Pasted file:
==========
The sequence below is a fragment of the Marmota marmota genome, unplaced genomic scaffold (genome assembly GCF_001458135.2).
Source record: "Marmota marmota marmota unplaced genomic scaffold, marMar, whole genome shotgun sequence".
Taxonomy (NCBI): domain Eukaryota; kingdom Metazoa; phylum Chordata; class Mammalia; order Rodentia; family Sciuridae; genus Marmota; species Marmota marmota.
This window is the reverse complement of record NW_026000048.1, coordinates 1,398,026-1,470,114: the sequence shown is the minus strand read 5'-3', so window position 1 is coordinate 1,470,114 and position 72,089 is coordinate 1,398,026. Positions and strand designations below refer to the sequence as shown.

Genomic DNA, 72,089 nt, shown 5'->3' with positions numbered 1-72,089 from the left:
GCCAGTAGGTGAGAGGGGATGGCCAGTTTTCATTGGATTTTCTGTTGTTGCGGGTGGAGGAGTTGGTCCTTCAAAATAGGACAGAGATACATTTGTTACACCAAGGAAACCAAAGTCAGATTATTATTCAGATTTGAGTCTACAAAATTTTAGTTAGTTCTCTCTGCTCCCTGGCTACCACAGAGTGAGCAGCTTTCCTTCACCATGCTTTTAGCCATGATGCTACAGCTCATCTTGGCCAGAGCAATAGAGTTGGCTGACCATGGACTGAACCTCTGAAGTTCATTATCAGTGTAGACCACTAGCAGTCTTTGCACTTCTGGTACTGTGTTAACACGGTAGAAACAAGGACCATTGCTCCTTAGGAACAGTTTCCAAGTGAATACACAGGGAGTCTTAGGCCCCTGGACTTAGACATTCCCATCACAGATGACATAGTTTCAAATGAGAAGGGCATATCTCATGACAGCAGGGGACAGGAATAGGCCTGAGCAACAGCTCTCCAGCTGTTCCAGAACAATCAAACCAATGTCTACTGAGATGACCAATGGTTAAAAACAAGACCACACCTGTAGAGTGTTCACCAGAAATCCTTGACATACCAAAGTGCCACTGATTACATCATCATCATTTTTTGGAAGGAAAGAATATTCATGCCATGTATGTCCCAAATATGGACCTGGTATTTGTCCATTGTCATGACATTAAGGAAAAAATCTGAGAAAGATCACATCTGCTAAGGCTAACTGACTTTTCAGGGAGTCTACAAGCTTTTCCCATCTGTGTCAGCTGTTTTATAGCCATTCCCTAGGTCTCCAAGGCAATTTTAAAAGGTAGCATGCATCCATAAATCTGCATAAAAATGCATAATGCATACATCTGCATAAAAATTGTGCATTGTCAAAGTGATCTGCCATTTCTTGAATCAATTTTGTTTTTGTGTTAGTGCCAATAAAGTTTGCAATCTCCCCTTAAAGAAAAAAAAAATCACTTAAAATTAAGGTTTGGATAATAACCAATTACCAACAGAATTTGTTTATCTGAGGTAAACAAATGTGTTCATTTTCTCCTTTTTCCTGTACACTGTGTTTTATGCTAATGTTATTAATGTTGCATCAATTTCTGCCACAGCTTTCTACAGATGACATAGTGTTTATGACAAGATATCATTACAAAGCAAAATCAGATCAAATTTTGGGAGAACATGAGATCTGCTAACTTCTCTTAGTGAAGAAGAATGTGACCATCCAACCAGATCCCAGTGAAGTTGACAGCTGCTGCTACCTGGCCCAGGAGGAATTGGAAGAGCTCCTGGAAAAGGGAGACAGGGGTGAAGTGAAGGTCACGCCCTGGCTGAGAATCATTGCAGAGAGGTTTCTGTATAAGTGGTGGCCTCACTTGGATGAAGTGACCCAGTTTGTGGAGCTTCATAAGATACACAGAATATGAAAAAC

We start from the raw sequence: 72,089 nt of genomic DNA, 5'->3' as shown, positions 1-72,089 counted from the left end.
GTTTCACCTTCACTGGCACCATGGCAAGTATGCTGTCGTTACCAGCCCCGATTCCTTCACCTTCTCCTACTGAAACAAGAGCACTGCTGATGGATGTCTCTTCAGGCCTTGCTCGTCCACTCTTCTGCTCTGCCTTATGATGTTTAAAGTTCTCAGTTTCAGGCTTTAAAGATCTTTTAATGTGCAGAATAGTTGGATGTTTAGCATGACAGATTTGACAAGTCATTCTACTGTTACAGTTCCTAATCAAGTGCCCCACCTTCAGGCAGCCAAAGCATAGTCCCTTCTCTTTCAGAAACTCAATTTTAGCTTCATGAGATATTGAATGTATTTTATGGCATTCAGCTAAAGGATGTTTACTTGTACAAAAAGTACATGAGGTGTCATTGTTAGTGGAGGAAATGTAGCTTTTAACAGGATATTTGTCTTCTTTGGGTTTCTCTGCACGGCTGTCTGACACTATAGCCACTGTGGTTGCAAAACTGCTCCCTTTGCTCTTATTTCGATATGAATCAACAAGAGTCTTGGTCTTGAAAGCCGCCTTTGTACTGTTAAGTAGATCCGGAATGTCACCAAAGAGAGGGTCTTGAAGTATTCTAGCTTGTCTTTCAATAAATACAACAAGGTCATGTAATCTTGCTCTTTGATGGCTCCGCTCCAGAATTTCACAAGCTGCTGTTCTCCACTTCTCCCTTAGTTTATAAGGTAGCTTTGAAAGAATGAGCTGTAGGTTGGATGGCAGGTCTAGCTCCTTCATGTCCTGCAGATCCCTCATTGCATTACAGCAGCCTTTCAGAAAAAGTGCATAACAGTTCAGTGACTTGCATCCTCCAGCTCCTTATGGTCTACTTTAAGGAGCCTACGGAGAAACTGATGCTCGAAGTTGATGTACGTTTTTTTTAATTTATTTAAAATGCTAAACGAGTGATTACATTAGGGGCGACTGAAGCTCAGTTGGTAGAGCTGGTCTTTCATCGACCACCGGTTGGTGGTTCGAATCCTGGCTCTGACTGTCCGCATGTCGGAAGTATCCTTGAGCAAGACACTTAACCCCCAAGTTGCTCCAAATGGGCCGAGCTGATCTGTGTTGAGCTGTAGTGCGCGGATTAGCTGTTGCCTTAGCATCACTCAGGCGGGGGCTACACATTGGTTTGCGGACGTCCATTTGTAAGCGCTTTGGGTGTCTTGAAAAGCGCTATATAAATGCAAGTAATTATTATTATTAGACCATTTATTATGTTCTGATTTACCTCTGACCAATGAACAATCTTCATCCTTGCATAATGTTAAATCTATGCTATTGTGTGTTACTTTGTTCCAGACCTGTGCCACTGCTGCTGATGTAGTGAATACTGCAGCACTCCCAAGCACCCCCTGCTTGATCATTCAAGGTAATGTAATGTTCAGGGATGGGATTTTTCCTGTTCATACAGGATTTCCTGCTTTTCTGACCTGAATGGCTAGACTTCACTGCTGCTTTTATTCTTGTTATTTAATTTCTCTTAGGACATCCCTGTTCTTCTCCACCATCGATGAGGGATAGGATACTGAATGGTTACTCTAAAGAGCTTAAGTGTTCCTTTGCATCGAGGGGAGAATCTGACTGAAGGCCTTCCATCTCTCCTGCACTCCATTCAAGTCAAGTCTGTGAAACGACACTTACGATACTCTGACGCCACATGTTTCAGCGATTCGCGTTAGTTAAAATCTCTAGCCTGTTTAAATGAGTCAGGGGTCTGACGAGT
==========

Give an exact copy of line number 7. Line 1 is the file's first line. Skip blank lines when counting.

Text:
We start from the raw sequence: 72,089 nt of genomic DNA, 5'->3' as shown, positions 1-72,089 counted from the left end.